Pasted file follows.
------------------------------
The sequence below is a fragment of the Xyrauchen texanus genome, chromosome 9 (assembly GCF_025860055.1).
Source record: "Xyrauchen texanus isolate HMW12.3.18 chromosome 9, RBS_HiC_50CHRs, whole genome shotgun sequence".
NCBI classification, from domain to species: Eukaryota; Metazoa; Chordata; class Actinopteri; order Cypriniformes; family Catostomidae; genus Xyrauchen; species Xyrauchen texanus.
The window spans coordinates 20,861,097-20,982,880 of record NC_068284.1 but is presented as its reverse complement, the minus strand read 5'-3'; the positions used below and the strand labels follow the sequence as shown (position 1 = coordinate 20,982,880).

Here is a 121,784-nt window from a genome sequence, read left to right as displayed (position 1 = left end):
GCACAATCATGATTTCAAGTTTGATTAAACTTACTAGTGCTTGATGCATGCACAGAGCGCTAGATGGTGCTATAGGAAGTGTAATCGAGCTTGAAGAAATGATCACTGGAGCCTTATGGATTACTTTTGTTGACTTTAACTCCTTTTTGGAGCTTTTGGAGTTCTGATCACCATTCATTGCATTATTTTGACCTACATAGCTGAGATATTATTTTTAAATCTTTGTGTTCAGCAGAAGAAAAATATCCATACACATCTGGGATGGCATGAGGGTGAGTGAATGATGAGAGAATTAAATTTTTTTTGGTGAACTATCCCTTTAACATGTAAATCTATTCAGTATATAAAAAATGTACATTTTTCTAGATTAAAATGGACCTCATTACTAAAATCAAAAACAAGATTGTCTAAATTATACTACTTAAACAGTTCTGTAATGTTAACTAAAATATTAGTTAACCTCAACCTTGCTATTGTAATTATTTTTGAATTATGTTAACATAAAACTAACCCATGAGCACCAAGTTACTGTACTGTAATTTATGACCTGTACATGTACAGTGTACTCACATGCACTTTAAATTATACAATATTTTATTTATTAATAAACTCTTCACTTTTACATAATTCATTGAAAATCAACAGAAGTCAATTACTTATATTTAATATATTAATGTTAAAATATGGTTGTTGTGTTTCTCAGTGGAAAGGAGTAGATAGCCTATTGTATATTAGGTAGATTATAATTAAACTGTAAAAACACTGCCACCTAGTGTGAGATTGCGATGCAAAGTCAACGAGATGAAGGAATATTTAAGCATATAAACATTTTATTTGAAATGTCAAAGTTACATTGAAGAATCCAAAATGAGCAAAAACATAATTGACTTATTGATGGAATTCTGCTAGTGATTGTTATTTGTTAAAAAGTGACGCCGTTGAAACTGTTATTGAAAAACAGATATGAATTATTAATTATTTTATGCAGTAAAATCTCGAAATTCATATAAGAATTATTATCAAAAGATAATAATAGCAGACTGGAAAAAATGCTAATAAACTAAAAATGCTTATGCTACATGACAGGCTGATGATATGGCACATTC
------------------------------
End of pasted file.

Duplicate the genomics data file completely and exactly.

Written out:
The sequence below is a fragment of the Xyrauchen texanus genome, chromosome 9 (assembly GCF_025860055.1).
Source record: "Xyrauchen texanus isolate HMW12.3.18 chromosome 9, RBS_HiC_50CHRs, whole genome shotgun sequence".
NCBI classification, from domain to species: Eukaryota; Metazoa; Chordata; class Actinopteri; order Cypriniformes; family Catostomidae; genus Xyrauchen; species Xyrauchen texanus.
The window spans coordinates 20,861,097-20,982,880 of record NC_068284.1 but is presented as its reverse complement, the minus strand read 5'-3'; the positions used below and the strand labels follow the sequence as shown (position 1 = coordinate 20,982,880).

Here is a 121,784-nt window from a genome sequence, read left to right as displayed (position 1 = left end):
GCACAATCATGATTTCAAGTTTGATTAAACTTACTAGTGCTTGATGCATGCACAGAGCGCTAGATGGTGCTATAGGAAGTGTAATCGAGCTTGAAGAAATGATCACTGGAGCCTTATGGATTACTTTTGTTGACTTTAACTCCTTTTTGGAGCTTTTGGAGTTCTGATCACCATTCATTGCATTATTTTGACCTACATAGCTGAGATATTATTTTTAAATCTTTGTGTTCAGCAGAAGAAAAATATCCATACACATCTGGGATGGCATGAGGGTGAGTGAATGATGAGAGAATTAAATTTTTTTTGGTGAACTATCCCTTTAACATGTAAATCTATTCAGTATATAAAAAATGTACATTTTTCTAGATTAAAATGGACCTCATTACTAAAATCAAAAACAAGATTGTCTAAATTATACTACTTAAACAGTTCTGTAATGTTAACTAAAATATTAGTTAACCTCAACCTTGCTATTGTAATTATTTTTGAATTATGTTAACATAAAACTAACCCATGAGCACCAAGTTACTGTACTGTAATTTATGACCTGTACATGTACAGTGTACTCACATGCACTTTAAATTATACAATATTTTATTTATTAATAAACTCTTCACTTTTACATAATTCATTGAAAATCAACAGAAGTCAATTACTTATATTTAATATATTAATGTTAAAATATGGTTGTTGTGTTTCTCAGTGGAAAGGAGTAGATAGCCTATTGTATATTAGGTAGATTATAATTAAACTGTAAAAACACTGCCACCTAGTGTGAGATTGCGATGCAAAGTCAACGAGATGAAGGAATATTTAAGCATATAAACATTTTATTTGAAATGTCAAAGTTACATTGAAGAATCCAAAATGAGCAAAAACATAATTGACTTATTGATGGAATTCTGCTAGTGATTGTTATTTGTTAAAAAGTGACGCCGTTGAAACTGTTATTGAAAAACAGATATGAATTATTAATTATTTTATGCAGTAAAATCTCGAAATTCATATAAGAATTATTATCAAAAGATAATAATAGCAGACTGGAAAAAATGCTAATAAACTAAAAATGCTTATGCTACATGACAGGCTGATGATATGGCACATTC